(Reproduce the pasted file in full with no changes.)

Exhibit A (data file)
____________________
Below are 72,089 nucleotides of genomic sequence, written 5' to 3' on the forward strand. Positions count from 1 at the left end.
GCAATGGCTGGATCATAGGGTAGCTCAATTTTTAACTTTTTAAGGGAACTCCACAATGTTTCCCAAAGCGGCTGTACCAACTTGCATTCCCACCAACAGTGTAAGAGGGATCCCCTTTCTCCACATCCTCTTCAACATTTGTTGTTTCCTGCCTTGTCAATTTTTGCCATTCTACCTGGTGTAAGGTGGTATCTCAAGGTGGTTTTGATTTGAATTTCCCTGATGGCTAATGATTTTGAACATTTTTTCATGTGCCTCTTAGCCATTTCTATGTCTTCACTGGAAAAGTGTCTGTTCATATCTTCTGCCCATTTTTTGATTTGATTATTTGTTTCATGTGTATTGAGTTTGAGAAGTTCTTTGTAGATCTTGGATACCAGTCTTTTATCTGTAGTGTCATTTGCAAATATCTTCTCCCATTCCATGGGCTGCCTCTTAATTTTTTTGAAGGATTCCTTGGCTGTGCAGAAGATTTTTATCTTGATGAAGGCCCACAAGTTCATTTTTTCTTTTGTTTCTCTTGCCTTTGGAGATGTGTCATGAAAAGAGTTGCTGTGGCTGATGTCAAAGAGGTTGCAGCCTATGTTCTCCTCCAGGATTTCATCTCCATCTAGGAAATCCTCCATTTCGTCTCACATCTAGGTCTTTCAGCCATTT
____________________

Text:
Below are 72,089 nucleotides of genomic sequence, written 5' to 3' on the forward strand. Positions count from 1 at the left end.
GCAATGGCTGGATCATAGGGTAGCTCAATTTTTAACTTTTTAAGGGAACTCCACAATGTTTCCCAAAGCGGCTGTACCAACTTGCATTCCCACCAACAGTGTAAGAGGGATCCCCTTTCTCCACATCCTCTTCAACATTTGTTGTTTCCTGCCTTGTCAATTTTTGCCATTCTACCTGGTGTAAGGTGGTATCTCAAGGTGGTTTTGATTTGAATTTCCCTGATGGCTAATGATTTTGAACATTTTTTCATGTGCCTCTTAGCCATTTCTATGTCTTCACTGGAAAAGTGTCTGTTCATATCTTCTGCCCATTTTTTGATTTGATTATTTGTTTCATGTGTATTGAGTTTGAGAAGTTCTTTGTAGATCTTGGATACCAGTCTTTTATCTGTAGTGTCATTTGCAAATATCTTCTCCCATTCCATGGGCTGCCTCTTAATTTTTTTGAAGGATTCCTTGGCTGTGCAGAAGATTTTTATCTTGATGAAGGCCCACAAGTTCATTTTTTCTTTTGTTTCTCTTGCCTTTGGAGATGTGTCATGAAAAGAGTTGCTGTGGCTGATGTCAAAGAGGTTGCAGCCTATGTTCTCCTCCAGGATTTCATCTCCATCTAGGAAATCCTCCATTTCGTCTCACATCTAGGTCTTTCAGCCATTT